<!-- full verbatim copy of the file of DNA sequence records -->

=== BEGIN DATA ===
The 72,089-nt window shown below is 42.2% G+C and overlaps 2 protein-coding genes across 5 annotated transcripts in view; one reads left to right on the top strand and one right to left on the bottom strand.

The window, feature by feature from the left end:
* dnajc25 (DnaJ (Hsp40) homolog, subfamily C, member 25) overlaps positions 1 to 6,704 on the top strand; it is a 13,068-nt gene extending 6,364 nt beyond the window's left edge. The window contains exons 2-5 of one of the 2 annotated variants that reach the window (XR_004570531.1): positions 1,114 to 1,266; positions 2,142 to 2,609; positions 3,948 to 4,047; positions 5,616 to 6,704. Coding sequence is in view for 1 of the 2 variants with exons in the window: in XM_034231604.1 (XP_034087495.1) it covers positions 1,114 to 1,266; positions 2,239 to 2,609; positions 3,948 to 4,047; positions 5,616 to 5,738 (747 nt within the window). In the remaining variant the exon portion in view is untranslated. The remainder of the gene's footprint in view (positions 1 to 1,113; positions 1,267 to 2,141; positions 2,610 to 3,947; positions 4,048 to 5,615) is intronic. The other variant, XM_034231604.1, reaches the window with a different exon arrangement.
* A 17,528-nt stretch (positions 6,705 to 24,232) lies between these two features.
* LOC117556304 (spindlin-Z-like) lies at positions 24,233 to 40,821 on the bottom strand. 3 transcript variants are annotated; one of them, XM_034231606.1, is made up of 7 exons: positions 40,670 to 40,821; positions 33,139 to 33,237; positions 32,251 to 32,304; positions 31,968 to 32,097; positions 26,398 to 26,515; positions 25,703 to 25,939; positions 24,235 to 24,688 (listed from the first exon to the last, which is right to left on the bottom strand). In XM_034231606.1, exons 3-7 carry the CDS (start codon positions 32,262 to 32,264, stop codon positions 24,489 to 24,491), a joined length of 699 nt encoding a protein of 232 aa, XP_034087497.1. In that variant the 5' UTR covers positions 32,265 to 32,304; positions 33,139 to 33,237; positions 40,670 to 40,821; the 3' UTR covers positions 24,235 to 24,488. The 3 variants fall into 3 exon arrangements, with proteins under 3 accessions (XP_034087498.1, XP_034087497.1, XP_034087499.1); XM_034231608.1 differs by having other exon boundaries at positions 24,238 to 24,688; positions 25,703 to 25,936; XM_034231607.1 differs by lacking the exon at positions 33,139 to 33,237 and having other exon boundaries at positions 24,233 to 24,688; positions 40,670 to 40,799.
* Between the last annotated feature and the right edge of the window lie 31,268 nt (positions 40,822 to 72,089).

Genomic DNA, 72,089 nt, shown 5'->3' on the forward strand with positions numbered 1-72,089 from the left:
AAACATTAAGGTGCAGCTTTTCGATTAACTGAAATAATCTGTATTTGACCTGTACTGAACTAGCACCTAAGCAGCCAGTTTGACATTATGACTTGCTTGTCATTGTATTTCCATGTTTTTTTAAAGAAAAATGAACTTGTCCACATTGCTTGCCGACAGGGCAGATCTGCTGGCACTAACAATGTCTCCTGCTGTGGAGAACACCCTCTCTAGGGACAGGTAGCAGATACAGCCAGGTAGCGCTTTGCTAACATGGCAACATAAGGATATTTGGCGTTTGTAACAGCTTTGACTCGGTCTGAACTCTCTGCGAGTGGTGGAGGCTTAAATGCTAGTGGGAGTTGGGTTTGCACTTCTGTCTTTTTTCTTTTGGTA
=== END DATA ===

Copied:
The 72,089-nt window shown below is 42.2% G+C and overlaps 2 protein-coding genes across 5 annotated transcripts in view; one reads left to right on the top strand and one right to left on the bottom strand.

The window, feature by feature from the left end:
* dnajc25 (DnaJ (Hsp40) homolog, subfamily C, member 25) overlaps positions 1 to 6,704 on the top strand; it is a 13,068-nt gene extending 6,364 nt beyond the window's left edge. The window contains exons 2-5 of one of the 2 annotated variants that reach the window (XR_004570531.1): positions 1,114 to 1,266; positions 2,142 to 2,609; positions 3,948 to 4,047; positions 5,616 to 6,704. Coding sequence is in view for 1 of the 2 variants with exons in the window: in XM_034231604.1 (XP_034087495.1) it covers positions 1,114 to 1,266; positions 2,239 to 2,609; positions 3,948 to 4,047; positions 5,616 to 5,738 (747 nt within the window). In the remaining variant the exon portion in view is untranslated. The remainder of the gene's footprint in view (positions 1 to 1,113; positions 1,267 to 2,141; positions 2,610 to 3,947; positions 4,048 to 5,615) is intronic. The other variant, XM_034231604.1, reaches the window with a different exon arrangement.
* A 17,528-nt stretch (positions 6,705 to 24,232) lies between these two features.
* LOC117556304 (spindlin-Z-like) lies at positions 24,233 to 40,821 on the bottom strand. 3 transcript variants are annotated; one of them, XM_034231606.1, is made up of 7 exons: positions 40,670 to 40,821; positions 33,139 to 33,237; positions 32,251 to 32,304; positions 31,968 to 32,097; positions 26,398 to 26,515; positions 25,703 to 25,939; positions 24,235 to 24,688 (listed from the first exon to the last, which is right to left on the bottom strand). In XM_034231606.1, exons 3-7 carry the CDS (start codon positions 32,262 to 32,264, stop codon positions 24,489 to 24,491), a joined length of 699 nt encoding a protein of 232 aa, XP_034087497.1. In that variant the 5' UTR covers positions 32,265 to 32,304; positions 33,139 to 33,237; positions 40,670 to 40,821; the 3' UTR covers positions 24,235 to 24,488. The 3 variants fall into 3 exon arrangements, with proteins under 3 accessions (XP_034087498.1, XP_034087497.1, XP_034087499.1); XM_034231608.1 differs by having other exon boundaries at positions 24,238 to 24,688; positions 25,703 to 25,936; XM_034231607.1 differs by lacking the exon at positions 33,139 to 33,237 and having other exon boundaries at positions 24,233 to 24,688; positions 40,670 to 40,799.
* Between the last annotated feature and the right edge of the window lie 31,268 nt (positions 40,822 to 72,089).

Genomic DNA, 72,089 nt, shown 5'->3' on the forward strand with positions numbered 1-72,089 from the left:
AAACATTAAGGTGCAGCTTTTCGATTAACTGAAATAATCTGTATTTGACCTGTACTGAACTAGCACCTAAGCAGCCAGTTTGACATTATGACTTGCTTGTCATTGTATTTCCATGTTTTTTTAAAGAAAAATGAACTTGTCCACATTGCTTGCCGACAGGGCAGATCTGCTGGCACTAACAATGTCTCCTGCTGTGGAGAACACCCTCTCTAGGGACAGGTAGCAGATACAGCCAGGTAGCGCTTTGCTAACATGGCAACATAAGGATATTTGGCGTTTGTAACAGCTTTGACTCGGTCTGAACTCTCTGCGAGTGGTGGAGGCTTAAATGCTAGTGGGAGTTGGGTTTGCACTTCTGTCTTTTTTCTTTTGGTA